ANNOUNCING GLOBAL TOUR
CHINA NOW: INDEPENDENT VISIONS
Following the successful screenings of 29 independent Chinese films in New York City in Summer 2015, Cinema on the Edge is thrilled to announce an international touring series.
We’re calling the tour China Now: Independent Visions to celebrate the daring spirit and creative innovation of independent filmmakers and festival organizers in mainland China.
We will be presenting many of these films for the first time in key global art and cinema centres. We’ll be parnering with some the most enterprising and innovative art museums, cinemas, and institutions around the world to host this tour, which will extend through Summer 2016.
The Crisis of the Real: Chinese independent cinema today. The most fascinating program in TIFF Bell Lightbox’s winter slate, The Crisis of the Real comprises eight recent docs representing the fresh perspectives and often anti-authoritarian stance of a new generation of Chinese artists and filmmakers. It’s no surprise that art-world provocateur Ai Weiwei is part of this movement. Curated by Toronto-bred, Beijing-based critic and programmer Shelly Kraicer, the series begins March 10 with Ping’an yueqing, an investigation by Ai and his team into a clash between rural villagers and government officials. Other selections include Cut Out the Eyes (March 13), a portrait of a blind musician and comedian whose lusty performances are much loved in Inner Mongolia, and People’s Park (March 15), an extraordinary film consisting of an unbroken 75-minute shot that leads viewers through a busy park on a weekend afternoon in Chengdu. The Crisis of the Real runs to April 1.
The series is organized and curated by Cinema on the Edge, a new collaboration formed by three of Chinese independent cinema’s most committed supporters: producer and distributor Karin Chien, critic and curator Shelly Kraicer, and filmmaker and anthropologist J.P. Sniadecki.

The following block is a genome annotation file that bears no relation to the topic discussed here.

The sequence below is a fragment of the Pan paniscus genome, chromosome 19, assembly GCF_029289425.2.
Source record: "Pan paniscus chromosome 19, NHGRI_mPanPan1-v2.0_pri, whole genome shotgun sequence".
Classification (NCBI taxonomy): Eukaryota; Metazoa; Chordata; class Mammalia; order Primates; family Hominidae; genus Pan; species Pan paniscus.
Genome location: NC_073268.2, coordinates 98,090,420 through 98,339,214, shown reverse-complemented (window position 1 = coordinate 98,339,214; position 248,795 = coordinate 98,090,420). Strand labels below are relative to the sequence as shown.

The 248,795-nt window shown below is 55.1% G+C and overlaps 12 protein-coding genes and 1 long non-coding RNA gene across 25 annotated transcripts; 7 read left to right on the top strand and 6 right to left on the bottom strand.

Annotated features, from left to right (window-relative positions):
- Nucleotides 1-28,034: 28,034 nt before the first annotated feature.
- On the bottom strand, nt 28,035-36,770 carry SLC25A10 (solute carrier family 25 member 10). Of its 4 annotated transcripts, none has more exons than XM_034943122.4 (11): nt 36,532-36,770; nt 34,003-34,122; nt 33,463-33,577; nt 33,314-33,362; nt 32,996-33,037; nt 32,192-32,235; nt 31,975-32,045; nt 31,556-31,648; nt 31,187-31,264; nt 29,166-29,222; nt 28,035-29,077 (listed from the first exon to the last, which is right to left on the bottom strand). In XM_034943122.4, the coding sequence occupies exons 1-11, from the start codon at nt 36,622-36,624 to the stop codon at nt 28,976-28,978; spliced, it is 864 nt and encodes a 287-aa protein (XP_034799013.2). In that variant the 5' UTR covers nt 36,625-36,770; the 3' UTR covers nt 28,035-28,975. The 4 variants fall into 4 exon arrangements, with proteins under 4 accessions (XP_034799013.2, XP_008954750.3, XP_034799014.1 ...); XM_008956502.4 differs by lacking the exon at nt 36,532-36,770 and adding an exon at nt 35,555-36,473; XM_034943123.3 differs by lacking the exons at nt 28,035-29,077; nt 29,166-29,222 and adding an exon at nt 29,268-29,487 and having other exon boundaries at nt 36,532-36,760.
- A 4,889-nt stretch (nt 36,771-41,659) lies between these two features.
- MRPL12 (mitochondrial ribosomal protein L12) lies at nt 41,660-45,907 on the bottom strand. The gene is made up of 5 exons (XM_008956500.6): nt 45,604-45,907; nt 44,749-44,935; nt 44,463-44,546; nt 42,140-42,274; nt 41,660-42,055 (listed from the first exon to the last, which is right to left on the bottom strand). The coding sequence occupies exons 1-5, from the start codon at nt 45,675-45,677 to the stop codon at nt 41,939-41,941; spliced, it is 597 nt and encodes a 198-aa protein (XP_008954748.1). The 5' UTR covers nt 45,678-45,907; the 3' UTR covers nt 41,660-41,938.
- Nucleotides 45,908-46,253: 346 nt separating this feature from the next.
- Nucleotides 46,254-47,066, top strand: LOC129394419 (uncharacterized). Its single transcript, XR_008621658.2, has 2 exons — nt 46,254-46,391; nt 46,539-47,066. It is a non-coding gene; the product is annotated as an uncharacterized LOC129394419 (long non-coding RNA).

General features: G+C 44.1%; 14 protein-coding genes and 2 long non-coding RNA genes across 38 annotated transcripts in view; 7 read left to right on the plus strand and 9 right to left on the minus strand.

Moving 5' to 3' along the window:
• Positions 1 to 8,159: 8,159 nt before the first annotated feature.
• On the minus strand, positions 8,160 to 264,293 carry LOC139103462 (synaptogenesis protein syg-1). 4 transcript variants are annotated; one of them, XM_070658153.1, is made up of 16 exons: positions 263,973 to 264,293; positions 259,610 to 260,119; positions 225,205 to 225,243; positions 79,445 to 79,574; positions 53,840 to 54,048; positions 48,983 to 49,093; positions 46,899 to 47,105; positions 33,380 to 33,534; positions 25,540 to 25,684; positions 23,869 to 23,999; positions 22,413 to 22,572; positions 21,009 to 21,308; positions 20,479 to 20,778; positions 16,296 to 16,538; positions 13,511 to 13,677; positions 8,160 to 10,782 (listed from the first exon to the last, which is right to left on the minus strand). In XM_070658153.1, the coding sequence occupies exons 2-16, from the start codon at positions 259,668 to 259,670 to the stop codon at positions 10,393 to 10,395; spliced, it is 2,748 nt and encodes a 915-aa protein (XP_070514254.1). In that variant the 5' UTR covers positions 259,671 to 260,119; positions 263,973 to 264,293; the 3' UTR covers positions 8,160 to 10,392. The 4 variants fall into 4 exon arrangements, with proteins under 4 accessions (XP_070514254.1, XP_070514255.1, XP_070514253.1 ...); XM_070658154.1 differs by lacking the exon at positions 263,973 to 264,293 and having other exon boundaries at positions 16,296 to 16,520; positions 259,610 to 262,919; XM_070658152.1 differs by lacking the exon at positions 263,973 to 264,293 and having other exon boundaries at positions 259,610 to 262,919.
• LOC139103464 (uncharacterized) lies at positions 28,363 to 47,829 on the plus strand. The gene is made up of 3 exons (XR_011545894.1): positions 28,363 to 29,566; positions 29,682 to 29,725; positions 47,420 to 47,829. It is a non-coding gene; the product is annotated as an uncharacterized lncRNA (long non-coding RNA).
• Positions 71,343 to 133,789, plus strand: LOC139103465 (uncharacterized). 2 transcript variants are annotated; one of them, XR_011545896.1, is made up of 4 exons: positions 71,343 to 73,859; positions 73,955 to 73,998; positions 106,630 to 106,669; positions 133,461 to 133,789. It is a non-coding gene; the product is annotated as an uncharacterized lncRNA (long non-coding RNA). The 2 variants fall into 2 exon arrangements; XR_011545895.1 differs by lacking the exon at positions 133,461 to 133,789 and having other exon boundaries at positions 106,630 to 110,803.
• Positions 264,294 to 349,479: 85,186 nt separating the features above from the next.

A complete listing of the films in our series, with brief descriptions, can be found in the Films section.
Upcoming venues & screenings:
Toronto: TIFF Cinematheque (10 March – 1 April 2016), Typology Projects (30 March & 3 April)
Montreal: Cinémathèque québécoise, Concordia University, McGill University (11 March -April 6 2016)
Paris: Studio des Ursulines + Inalco (Institut national des langues et civilisations orientales): April 29-30 2016
San Diego: San Diego Asian Film Festival Spring Showcase (1 May 2016)
More cities to be announced soon.
San Francisco, USA: San Francisco Cinematheque, Yerba Buena Center for the Arts, Ninth Street Independent Film Center
London, UK: Royal Academy of Arts
Tromsø, Norway: Tromsø International Film Festival
Sometimes I shoot films just so I can hear my inner voice. But in China doing this may not be “permitted”. Therefore, many artists will censor themselves. It’s a question of making a choice. I absolutely need Chinese audiences to see my films, because I shoot stories that this land itself gives rise to. I believe that winning the recognition of a Chinese film festival is even more important. In practical terms, however, foreign film festivals can be even more decisive for the success of a Chinese independent director. This is a contradiction.
-Yang Pingdao (The River of Life)
CINEMA ON THE EDGE